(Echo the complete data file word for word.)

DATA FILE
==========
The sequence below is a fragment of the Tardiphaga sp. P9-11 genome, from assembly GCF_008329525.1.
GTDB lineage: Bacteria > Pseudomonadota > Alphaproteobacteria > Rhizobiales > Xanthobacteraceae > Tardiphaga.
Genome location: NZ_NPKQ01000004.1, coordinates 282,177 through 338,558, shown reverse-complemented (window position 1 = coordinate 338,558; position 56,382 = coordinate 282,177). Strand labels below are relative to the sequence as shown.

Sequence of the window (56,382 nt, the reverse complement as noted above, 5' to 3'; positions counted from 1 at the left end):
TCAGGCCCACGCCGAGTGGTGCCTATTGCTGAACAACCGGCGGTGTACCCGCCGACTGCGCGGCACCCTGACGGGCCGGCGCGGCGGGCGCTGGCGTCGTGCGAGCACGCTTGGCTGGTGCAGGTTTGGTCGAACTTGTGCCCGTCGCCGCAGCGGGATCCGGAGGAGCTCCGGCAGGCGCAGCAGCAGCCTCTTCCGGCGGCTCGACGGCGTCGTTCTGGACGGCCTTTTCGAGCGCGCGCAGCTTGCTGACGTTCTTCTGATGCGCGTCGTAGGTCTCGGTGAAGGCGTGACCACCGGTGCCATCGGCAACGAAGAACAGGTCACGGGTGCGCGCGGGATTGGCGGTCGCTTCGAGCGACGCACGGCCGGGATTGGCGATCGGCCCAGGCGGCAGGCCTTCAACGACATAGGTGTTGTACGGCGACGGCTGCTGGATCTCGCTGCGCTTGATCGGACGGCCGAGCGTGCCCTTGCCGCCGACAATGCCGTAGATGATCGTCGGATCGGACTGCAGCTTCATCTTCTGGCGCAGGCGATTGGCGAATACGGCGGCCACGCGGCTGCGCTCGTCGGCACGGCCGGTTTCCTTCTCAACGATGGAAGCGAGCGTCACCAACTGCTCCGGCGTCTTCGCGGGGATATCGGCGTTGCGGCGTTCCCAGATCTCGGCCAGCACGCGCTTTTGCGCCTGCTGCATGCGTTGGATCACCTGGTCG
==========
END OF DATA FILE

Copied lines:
The sequence below is a fragment of the Tardiphaga sp. P9-11 genome, from assembly GCF_008329525.1.
GTDB lineage: Bacteria > Pseudomonadota > Alphaproteobacteria > Rhizobiales > Xanthobacteraceae > Tardiphaga.
Genome location: NZ_NPKQ01000004.1, coordinates 282,177 through 338,558, shown reverse-complemented (window position 1 = coordinate 338,558; position 56,382 = coordinate 282,177). Strand labels below are relative to the sequence as shown.

Sequence of the window (56,382 nt, the reverse complement as noted above, 5' to 3'; positions counted from 1 at the left end):
TCAGGCCCACGCCGAGTGGTGCCTATTGCTGAACAACCGGCGGTGTACCCGCCGACTGCGCGGCACCCTGACGGGCCGGCGCGGCGGGCGCTGGCGTCGTGCGAGCACGCTTGGCTGGTGCAGGTTTGGTCGAACTTGTGCCCGTCGCCGCAGCGGGATCCGGAGGAGCTCCGGCAGGCGCAGCAGCAGCCTCTTCCGGCGGCTCGACGGCGTCGTTCTGGACGGCCTTTTCGAGCGCGCGCAGCTTGCTGACGTTCTTCTGATGCGCGTCGTAGGTCTCGGTGAAGGCGTGACCACCGGTGCCATCGGCAACGAAGAACAGGTCACGGGTGCGCGCGGGATTGGCGGTCGCTTCGAGCGACGCACGGCCGGGATTGGCGATCGGCCCAGGCGGCAGGCCTTCAACGACATAGGTGTTGTACGGCGACGGCTGCTGGATCTCGCTGCGCTTGATCGGACGGCCGAGCGTGCCCTTGCCGCCGACAATGCCGTAGATGATCGTCGGATCGGACTGCAGCTTCATCTTCTGGCGCAGGCGATTGGCGAATACGGCGGCCACGCGGCTGCGCTCGTCGGCACGGCCGGTTTCCTTCTCAACGATGGAAGCGAGCGTCACCAACTGCTCCGGCGTCTTCGCGGGGATATCGGCGTTGCGGCGTTCCCAGATCTCGGCCAGCACGCGCTTTTGCGCCTGCTGCATGCGTTGGATCACCTGGTCG